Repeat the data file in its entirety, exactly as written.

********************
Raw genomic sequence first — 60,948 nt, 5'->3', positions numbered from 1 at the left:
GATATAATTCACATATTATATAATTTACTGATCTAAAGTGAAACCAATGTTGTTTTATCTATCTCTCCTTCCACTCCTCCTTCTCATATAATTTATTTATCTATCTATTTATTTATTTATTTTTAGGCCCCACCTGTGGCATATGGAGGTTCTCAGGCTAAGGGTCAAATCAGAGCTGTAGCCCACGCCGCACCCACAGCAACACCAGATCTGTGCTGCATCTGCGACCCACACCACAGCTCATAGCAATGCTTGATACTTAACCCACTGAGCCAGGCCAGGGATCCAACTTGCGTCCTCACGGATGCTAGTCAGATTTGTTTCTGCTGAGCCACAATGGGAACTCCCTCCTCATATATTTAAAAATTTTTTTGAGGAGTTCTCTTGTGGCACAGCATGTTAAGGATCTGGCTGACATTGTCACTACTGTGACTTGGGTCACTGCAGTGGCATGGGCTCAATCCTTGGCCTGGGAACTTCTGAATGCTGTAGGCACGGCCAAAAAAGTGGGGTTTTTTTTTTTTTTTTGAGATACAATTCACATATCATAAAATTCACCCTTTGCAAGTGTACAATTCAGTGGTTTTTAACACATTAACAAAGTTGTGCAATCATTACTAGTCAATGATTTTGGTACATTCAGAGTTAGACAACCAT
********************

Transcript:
Raw genomic sequence first — 60,948 nt, 5'->3', positions numbered from 1 at the left:
GATATAATTCACATATTATATAATTTACTGATCTAAAGTGAAACCAATGTTGTTTTATCTATCTCTCCTTCCACTCCTCCTTCTCATATAATTTATTTATCTATCTATTTATTTATTTATTTTTAGGCCCCACCTGTGGCATATGGAGGTTCTCAGGCTAAGGGTCAAATCAGAGCTGTAGCCCACGCCGCACCCACAGCAACACCAGATCTGTGCTGCATCTGCGACCCACACCACAGCTCATAGCAATGCTTGATACTTAACCCACTGAGCCAGGCCAGGGATCCAACTTGCGTCCTCACGGATGCTAGTCAGATTTGTTTCTGCTGAGCCACAATGGGAACTCCCTCCTCATATATTTAAAAATTTTTTTGAGGAGTTCTCTTGTGGCACAGCATGTTAAGGATCTGGCTGACATTGTCACTACTGTGACTTGGGTCACTGCAGTGGCATGGGCTCAATCCTTGGCCTGGGAACTTCTGAATGCTGTAGGCACGGCCAAAAAAGTGGGGTTTTTTTTTTTTTTTTGAGATACAATTCACATATCATAAAATTCACCCTTTGCAAGTGTACAATTCAGTGGTTTTTAACACATTAACAAAGTTGTGCAATCATTACTAGTCAATGATTTTGGTACATTCAGAGTTAGACAACCAT